Brooklyn, NY - Unity Or Insensitivity? Crown Heights Festival Evokes Strong Reactions
Brooklyn, NY - A celebration designed to foster unity in a Brooklyn neighborhood 25 years after devastating riots swept through the area is being met by some with eager anticipation, while others have categorized the event as being wholly inappropriate.
The One Crown Heights festival will take place on Sunday, August 21st, two days after the anniversary of the tragic Crown Heights race riots, triggered by the accidental death of seven year old Gavin Cato who was killed when he was pinned to a wall by a car that was part of the Lubavitcher Rebbe’s motorcade on August 19th, 1991.
Several hours later, 29 year old Yankel Rosenbaum, an Australian rabbinical student who was learning in a Crown Heights yeshiva, was murdered by a mob repeatedly chanting “Kill the Jew.”
The day’s events will begin at 11 AM with a two hour commemorative ceremony at the Jewish Children’s Museum, followed by a neighborhood festival at Brower Park featuring live music and entertainment, kosher and non-kosher food, games, rides and arts and crafts. The Brooklyn Children’s Museum will also be open free of charge from 10 AM to 5 PM.
The official flyer for the festival describes the event as an opportunity to “meet your neighbors,” avoiding the more delicate issues by saying only “25th Anniversary of the Events of August 20, 1991.”
The New York Post reported that event planners hope the celebration will mark the reconciliation between the Jewish and African-American communities of Crown Heights and the many steps taken towards greater harmony in the racially diverse neighborhood.
Event organizer Richard Green of Project CARE, one of several who gathered for lunch on Wednesday at Essen NY Deli in Flatbush, said that the two hour commemorative ceremony will be a somber and reflective gathering that would give leaders from both communities an opportunity to publicly share their feelings.
, also attended the lunch meeting and Green said it would be a privilege to have both speak publicly at the event.
Neither of the men seemed eager to participate. Carmel Cato declined to give any response, while Rosenbaum has publicly blasted the event.
“The decision to hold a ‘community festival’ to commemorate the 25th anniversary of the Crown Heights riot is shameful and a disgrace,” Rosenbaum said one day earlier. “It is an insult to the memory of Yankel Rosenbaum.”
Rosenbaum, who lives in Australia, comes to New York every summer to commemorate his brother’s murder. The two men forged an unlikely friendship, exchanging emails and meeting occasionally, after Cato reached out to Rosenbaum years ago.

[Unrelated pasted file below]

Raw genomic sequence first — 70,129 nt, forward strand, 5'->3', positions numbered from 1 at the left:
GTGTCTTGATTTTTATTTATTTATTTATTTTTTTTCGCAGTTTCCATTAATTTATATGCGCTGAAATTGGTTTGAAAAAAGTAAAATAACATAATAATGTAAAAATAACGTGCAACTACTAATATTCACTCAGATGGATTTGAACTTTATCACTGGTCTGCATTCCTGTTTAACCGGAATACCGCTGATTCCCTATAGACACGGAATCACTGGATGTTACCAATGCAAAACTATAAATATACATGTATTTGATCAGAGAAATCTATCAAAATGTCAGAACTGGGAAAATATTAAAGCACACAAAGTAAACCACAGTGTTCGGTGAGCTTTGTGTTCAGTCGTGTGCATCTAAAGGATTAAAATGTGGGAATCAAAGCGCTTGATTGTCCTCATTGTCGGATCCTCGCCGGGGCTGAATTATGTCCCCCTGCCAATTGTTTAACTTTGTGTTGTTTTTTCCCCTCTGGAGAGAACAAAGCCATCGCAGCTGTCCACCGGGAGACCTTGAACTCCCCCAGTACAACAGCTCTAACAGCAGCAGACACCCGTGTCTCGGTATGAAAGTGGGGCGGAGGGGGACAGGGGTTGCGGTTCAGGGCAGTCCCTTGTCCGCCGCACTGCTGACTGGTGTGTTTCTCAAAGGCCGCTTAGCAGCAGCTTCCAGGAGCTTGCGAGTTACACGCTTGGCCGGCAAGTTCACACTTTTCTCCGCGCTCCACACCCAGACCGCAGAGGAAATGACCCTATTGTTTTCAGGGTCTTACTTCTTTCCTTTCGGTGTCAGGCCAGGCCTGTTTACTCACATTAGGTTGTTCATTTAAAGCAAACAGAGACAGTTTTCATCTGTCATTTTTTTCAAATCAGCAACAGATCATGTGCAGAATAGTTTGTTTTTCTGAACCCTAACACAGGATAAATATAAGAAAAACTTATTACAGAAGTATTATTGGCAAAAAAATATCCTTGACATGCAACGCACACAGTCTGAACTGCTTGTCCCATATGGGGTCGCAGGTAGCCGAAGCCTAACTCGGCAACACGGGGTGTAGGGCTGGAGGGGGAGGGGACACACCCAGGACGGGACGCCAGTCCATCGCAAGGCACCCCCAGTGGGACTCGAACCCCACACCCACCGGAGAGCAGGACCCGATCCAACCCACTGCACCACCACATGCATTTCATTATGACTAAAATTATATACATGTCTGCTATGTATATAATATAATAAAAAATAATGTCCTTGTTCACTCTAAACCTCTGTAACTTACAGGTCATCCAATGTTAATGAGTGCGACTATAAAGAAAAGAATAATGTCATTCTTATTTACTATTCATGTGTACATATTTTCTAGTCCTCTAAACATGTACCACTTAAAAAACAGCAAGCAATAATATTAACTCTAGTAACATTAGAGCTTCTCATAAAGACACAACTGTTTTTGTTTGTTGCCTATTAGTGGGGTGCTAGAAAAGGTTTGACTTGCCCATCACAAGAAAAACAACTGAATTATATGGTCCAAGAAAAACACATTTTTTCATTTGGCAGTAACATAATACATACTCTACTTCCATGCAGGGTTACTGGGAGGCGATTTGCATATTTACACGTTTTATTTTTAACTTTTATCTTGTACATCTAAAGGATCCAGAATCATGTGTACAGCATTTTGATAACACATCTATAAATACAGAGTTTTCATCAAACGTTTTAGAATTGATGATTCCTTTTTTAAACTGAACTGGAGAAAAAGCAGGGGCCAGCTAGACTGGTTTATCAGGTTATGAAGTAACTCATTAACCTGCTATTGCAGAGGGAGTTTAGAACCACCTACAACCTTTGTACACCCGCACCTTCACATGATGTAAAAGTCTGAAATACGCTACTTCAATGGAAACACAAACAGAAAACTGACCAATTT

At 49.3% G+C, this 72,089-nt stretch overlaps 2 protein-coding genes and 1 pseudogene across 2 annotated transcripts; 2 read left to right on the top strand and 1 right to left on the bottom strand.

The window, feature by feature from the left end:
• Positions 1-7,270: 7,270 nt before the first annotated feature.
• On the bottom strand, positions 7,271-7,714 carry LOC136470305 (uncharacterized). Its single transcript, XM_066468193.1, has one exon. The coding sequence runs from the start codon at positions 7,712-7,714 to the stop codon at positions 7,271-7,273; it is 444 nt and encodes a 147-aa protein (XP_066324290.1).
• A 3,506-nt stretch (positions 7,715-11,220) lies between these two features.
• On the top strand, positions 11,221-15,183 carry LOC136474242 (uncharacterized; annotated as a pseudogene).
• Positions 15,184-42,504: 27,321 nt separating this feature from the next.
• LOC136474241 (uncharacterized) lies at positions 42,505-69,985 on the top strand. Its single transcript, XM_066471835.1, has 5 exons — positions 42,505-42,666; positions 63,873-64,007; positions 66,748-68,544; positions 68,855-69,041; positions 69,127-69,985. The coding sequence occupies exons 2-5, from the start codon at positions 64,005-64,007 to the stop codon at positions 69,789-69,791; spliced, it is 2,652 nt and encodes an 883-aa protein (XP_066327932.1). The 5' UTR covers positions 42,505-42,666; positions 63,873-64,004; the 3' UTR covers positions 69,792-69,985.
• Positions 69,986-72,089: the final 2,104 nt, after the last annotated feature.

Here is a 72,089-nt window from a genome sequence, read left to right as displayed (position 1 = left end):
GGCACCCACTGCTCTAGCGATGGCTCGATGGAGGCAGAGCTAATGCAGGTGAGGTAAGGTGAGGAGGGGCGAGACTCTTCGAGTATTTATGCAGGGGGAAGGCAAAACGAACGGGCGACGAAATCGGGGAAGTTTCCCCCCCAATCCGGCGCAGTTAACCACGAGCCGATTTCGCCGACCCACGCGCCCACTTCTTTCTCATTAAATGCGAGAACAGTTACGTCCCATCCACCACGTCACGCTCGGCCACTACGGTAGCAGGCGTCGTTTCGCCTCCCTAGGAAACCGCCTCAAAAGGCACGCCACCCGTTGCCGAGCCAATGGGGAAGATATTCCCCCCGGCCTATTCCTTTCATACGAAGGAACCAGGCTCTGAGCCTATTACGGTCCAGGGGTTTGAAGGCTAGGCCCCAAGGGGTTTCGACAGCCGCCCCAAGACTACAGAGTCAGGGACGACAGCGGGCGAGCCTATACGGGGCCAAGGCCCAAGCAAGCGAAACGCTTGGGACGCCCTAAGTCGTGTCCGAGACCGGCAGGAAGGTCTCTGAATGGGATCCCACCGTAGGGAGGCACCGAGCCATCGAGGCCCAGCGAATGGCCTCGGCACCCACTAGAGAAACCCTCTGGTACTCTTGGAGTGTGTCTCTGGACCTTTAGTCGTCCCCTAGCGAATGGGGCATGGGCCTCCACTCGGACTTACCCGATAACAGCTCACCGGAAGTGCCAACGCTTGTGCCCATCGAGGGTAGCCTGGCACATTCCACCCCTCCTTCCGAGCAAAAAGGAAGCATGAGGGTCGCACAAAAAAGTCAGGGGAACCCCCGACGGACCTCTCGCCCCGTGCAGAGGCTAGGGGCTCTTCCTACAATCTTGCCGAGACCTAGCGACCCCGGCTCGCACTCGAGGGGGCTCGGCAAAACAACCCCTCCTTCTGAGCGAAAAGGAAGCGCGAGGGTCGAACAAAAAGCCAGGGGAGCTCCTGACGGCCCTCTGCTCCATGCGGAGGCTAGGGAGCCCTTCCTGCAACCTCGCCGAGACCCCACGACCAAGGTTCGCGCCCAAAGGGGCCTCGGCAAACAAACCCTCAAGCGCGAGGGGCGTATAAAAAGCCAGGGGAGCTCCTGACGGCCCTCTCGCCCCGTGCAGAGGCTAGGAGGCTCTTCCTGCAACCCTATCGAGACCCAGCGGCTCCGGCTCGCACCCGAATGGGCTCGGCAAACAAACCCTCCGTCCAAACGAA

“As a father, I wanted to see things better,” said Cato. “I wanted the world, seeing that I was African American, and he was Jewish, I wanted the world to see that we could get along.”
Both Rosenbaum and Cato wanted to meet in person before mourning their losses separately this weekend, reported the Daily News.
“This Friday is the 25th anniversary of the passing of Gavin, terrible accident,” said Rosenbaum. “It’s the day 25 years ago that Yankel was attacked. Friday we’ll have our own privacy. We respect one another’s privacy, our families’ privacies. We wanted to get together beforehand.”
While Rosenbaum has decried the festival as insensitive, another Crown Heights resident who lost a family member to an act of terror is actively involved in planning the event.
“If there is anybody who’s sensitive to this it’s me,” said Devorah Halberstam, whose son Ari was gunned down by a Lebanese terrorist while riding as a passenger in a van on the Brooklyn Bridge in 1994.
The festival is an opportunity to bring people together and intentionally incorporates an element of fun to entice children, explained Mrs. Halberstam, director of foundations and government services at the Jewish Children’s Museum. The museum teaches children about Jewish heritage and culture and aims to foster tolerance and a greater understanding of Jewish life in children of all faiths.
“We worked on this for a year,” noted Mrs. Halberstam. “A lot of work went into it…we want all the kids and families to come.”
Yaacov Behrman, founder of the Jewish Future Alliance, disagreed with Mrs. Halberstam’s sentiments, taking organizers to task for their insensitivity in using a neighborhood festival to commemorate bloody riots.
“Holding a ‘festival’ described as ‘fun for all ages’ is unconscionable,” said Berhman.
Behrman took to Twitter, saying that event organizers owed the Rosenbaum family an apology and recalling how his own father was the victim of violence during the Crown Heights riots.
“My father was attacked by a group coming from that demonstration,” tweeted Behrman. “They hurled cinder blocks, bottles and bricks shouting “get the Jew.”
The One Crown Heights festival is presented by Project CARE in conjunction with multiple community organizations and institutions including the Anti Defamation League, Jewish Community Relations Council of New York, the Jewish Children’s Museum, the UJA-Federation of New York, Brooklyn Borough President Eric Adams, Congresswoman Yvette Clark and City Council members Robert Cornegy, Laurie Cumbo, Mathieu Eugene and Darlene Mealy.
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